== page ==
Inflammation, Food, and Ehlers-Danlos Syndrome: What Patients Need to Know

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Ehlers Danlos Syndrome and Inflammation

When it comes to Ehlers-Danlos Syndrome and hypermobility, muscles, tendons, and ligaments can be more susceptible to being damaged or injured from everyday activities. This can lead to people with Ehlers-Danlos Syndrome experiencing inflammation.


When soft tissues are injured, they create pro-inflammatory signals that tell the body to start the healing process. Inflammation is the body’s way of getting several different body processes to work together to heal and repair.


Is inflammation inherently bad then for people with Ehlers-Danlos Syndrome? No – not at all!


However, the healing process can be a little messy when it comes to inflammation. Free radicals are created which lead to oxidative stress, a scenario that can damage healthy cells in muscles, tendons, and organs. Luckily, our bodies evolved to make good use of certain compounds in the foods we eat to help combat the effects of too much inflammation.



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The connections between inflammation and chronic pain for people with Ehlers-Danlos Syndrome

Pain usually resolves after injured tissue heals. But, if inflammation continues past this point, inflammation itself can continue to damage tissue through oxidavtive stress which can, in turn, prolong pain.


The body relies on us consuming anti-inflammatory compounds to create the right balance – just enough inflammation to start the healing process, but not so much that even more damage occurs.


If there are not enough anti-inflammatory compounds around when your body needs them, inflammation can persist past the point of being helpful.


Anti-inflammatory compounds that may help people with Ehlers-Danlos Syndrome feel better


Antioxidants grab onto free radicals created during inflammation. Antioxidants are present in foods that contain vitamins A, C, and E, selenium, and polyphenols.



These long-chain omega-3 fatty acids are crucial for balancing inflammation. Good sources of DHA and EPA are fatty fish. Algal oil supplements are a suitable substitution for vegetarians.


Short-Chain Fatty Acids

Short-chain fatty acids are created by gut bacteria after eating fiber-rich foods. Certain SCFAs like butyrate can inhibit pro-inflammatory signaling when needed.


Sliced apples, strawberries, and blueberries on a wooden cutting board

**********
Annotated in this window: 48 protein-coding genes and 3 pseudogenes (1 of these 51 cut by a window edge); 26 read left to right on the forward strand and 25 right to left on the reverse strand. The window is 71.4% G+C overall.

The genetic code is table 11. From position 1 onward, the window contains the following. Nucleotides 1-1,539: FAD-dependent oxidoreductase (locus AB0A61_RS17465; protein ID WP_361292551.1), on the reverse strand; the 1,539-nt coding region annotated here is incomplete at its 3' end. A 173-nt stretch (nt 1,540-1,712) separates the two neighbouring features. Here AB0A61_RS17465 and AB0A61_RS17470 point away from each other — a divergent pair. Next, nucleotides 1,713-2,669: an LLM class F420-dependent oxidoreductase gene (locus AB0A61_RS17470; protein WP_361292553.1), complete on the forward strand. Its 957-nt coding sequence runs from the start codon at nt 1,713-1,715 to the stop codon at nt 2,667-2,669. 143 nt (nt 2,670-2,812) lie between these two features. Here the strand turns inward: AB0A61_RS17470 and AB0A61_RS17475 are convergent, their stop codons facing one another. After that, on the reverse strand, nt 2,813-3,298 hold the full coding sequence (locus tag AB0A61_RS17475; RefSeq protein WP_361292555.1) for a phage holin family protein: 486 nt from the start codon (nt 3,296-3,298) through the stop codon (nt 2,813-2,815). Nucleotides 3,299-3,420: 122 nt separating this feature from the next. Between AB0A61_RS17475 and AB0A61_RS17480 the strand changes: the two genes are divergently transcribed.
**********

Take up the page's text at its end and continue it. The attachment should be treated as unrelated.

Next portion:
Do people with Ehlers-Danlos Syndrome need to take supplements to reduce inflammation?


The good news is that your body was designed to get anti-inflammatory compounds from food. No fancy supplements are necessary!


Antioxidants are found in all fruits, vegetables, nuts seeds, beans, eggs, whole grains, and some meats. The active form of omega-3 fatty acids (DHA and EPA) is found in fatty fish like salmon and tuna. Sources of short-chain omega-3s (ALA) include flax, hemp, and chia seeds but these are likely not converted to the active, long-chain form in large enough amounts to safely be an exclusive source of omega-3s.


Fiber is found in all minimally processed plant-based foods like beans, fruits, whole grains, and vegetables.


What if someone can’t tolerate fiber or higher histamine fruits?


It’s very common for my patients with EDS and other medical conditions like irritable bowel syndrome or histamine intolerance to have limited diets. People with multiple dietary restrictions (for example: gluten, dairy, and higher histamine foods) should visit with a dietitian to make sure they are meeting their basic nutrition needs. A dietitian will be able to help them with this process and will be able to provide tailored advice on how to optimize their diet to include anti-inflammatory foods that they can successfully tolerate.


One of my favorite parts of working with patients with EDS and other chronic illnesses is finding creative ways to include anti-inflammatory foods while keeping symptoms like diarrhea and stomach pain in check. With the right guidance and a practitioner who listens closely to their patients, it is possible!



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